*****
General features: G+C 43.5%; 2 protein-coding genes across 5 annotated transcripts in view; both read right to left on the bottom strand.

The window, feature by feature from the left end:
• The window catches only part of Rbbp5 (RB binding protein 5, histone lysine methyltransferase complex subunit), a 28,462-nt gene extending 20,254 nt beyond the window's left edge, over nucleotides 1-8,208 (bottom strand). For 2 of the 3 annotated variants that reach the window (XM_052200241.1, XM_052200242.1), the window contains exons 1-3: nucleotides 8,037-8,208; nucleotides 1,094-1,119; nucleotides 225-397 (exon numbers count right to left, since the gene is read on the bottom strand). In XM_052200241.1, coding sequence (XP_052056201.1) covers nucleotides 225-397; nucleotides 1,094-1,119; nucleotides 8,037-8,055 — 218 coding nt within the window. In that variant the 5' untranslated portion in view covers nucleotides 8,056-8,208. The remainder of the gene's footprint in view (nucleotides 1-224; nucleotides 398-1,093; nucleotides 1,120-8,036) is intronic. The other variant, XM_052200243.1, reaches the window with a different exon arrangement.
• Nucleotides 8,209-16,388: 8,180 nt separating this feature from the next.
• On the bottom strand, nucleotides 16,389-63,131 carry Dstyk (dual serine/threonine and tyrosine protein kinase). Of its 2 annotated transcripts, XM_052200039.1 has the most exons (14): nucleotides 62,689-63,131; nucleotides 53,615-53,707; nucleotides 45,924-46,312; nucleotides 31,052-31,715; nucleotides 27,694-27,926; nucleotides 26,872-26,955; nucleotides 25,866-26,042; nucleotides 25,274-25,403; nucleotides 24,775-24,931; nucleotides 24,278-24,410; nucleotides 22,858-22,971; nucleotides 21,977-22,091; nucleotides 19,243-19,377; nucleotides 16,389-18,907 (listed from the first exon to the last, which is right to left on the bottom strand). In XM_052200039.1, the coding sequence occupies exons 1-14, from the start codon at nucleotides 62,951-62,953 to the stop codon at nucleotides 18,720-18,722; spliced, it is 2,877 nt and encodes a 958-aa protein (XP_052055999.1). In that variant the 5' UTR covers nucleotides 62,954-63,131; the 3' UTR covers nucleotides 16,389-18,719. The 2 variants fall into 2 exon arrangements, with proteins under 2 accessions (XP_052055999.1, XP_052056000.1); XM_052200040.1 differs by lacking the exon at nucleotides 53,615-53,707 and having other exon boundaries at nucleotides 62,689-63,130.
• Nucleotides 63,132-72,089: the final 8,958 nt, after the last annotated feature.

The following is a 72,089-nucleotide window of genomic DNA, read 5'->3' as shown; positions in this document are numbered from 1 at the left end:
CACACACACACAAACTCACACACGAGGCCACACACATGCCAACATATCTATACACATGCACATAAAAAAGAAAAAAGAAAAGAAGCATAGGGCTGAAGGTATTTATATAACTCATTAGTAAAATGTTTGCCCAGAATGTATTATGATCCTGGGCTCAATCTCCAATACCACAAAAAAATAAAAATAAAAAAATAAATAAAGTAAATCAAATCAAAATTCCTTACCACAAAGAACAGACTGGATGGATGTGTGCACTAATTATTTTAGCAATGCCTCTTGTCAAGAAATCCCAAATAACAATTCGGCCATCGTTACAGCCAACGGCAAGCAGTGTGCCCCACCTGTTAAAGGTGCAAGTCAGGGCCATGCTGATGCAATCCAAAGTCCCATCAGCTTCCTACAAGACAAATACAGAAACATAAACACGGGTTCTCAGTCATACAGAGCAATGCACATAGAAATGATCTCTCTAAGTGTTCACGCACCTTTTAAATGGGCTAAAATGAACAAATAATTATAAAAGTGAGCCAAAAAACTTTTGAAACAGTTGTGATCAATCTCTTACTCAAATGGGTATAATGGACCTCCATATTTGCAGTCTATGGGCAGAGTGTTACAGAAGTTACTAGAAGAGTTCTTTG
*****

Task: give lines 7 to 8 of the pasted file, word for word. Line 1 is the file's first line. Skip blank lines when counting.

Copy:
The following is a 72,089-nucleotide window of genomic DNA, read 5'->3' as shown; positions in this document are numbered from 1 at the left end:
CACACACACACAAACTCACACACGAGGCCACACACATGCCAACATATCTATACACATGCACATAAAAAAGAAAAAAGAAAAGAAGCATAGGGCTGAAGGTATTTATATAACTCATTAGTAAAATGTTTGCCCAGAATGTATTATGATCCTGGGCTCAATCTCCAATACCACAAAAAAATAAAAATAAAAAAATAAATAAAGTAAATCAAATCAAAATTCCTTACCACAAAGAACAGACTGGATGGATGTGTGCACTAATTATTTTAGCAATGCCTCTTGTCAAGAAATCCCAAATAACAATTCGGCCATCGTTACAGCCAACGGCAAGCAGTGTGCCCCACCTGTTAAAGGTGCAAGTCAGGGCCATGCTGATGCAATCCAAAGTCCCATCAGCTTCCTACAAGACAAATACAGAAACATAAACACGGGTTCTCAGTCATACAGAGCAATGCACATAGAAATGATCTCTCTAAGTGTTCACGCACCTTTTAAATGGGCTAAAATGAACAAATAATTATAAAAGTGAGCCAAAAAACTTTTGAAACAGTTGTGATCAATCTCTTACTCAAATGGGTATAATGGACCTCCATATTTGCAGTCTATGGGCAGAGTGTTACAGAAGTTACTAGAAGAGTTCTTTG